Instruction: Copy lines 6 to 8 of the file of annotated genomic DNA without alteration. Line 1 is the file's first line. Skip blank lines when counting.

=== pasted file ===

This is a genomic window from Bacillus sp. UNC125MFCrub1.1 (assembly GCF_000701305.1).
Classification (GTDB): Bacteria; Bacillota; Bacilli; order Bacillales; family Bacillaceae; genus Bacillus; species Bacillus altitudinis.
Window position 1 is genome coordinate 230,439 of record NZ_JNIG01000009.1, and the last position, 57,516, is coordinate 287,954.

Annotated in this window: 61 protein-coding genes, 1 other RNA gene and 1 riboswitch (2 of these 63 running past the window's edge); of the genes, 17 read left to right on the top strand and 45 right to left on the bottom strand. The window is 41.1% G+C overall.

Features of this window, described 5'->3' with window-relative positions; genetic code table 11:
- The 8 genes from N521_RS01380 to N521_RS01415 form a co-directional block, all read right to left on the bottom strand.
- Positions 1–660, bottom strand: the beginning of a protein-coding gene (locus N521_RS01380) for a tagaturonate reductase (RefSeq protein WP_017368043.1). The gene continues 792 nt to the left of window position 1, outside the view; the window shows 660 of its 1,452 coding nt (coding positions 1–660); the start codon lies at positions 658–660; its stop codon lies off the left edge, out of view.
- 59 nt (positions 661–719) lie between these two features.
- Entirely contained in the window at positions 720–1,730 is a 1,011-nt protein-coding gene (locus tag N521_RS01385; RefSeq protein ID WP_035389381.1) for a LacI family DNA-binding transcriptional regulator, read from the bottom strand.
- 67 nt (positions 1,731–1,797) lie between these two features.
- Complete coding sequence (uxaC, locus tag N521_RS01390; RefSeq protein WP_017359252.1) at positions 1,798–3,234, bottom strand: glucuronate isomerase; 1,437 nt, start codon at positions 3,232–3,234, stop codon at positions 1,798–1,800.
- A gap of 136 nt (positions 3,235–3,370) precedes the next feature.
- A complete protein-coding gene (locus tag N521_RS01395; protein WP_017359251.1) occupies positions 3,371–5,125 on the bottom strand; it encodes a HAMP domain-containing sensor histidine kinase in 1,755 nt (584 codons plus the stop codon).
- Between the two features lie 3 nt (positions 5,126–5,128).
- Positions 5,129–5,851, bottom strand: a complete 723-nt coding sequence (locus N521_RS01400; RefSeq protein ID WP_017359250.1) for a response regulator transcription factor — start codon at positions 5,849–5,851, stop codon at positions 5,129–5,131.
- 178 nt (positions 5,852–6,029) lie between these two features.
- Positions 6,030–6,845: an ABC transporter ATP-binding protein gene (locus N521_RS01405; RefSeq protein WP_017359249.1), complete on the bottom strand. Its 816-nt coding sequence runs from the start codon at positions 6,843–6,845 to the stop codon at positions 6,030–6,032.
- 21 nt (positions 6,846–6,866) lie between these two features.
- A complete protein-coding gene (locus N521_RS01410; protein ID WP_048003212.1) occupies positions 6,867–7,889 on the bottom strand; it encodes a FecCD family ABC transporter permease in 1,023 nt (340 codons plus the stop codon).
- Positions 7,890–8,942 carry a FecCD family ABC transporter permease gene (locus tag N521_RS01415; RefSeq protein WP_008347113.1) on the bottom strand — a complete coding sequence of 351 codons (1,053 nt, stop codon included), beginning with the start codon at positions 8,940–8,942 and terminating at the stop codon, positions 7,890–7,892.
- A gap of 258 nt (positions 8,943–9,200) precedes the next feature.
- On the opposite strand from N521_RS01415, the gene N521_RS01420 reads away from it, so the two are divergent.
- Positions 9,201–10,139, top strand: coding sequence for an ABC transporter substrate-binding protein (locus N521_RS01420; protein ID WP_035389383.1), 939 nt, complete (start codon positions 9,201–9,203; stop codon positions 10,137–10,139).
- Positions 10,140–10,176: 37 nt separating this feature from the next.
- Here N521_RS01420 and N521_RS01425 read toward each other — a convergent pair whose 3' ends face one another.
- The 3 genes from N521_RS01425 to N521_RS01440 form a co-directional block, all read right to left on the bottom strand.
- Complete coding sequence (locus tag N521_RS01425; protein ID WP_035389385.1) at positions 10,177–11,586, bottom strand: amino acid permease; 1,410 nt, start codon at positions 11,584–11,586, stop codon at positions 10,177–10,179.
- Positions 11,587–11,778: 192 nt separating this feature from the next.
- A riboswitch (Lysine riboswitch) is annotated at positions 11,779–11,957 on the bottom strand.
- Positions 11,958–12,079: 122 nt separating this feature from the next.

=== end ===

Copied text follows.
- The 8 genes from N521_RS01380 to N521_RS01415 form a co-directional block, all read right to left on the bottom strand.
- Positions 1–660, bottom strand: the beginning of a protein-coding gene (locus N521_RS01380) for a tagaturonate reductase (RefSeq protein WP_017368043.1). The gene continues 792 nt to the left of window position 1, outside the view; the window shows 660 of its 1,452 coding nt (coding positions 1–660); the start codon lies at positions 658–660; its stop codon lies off the left edge, out of view.
- 59 nt (positions 661–719) lie between these two features.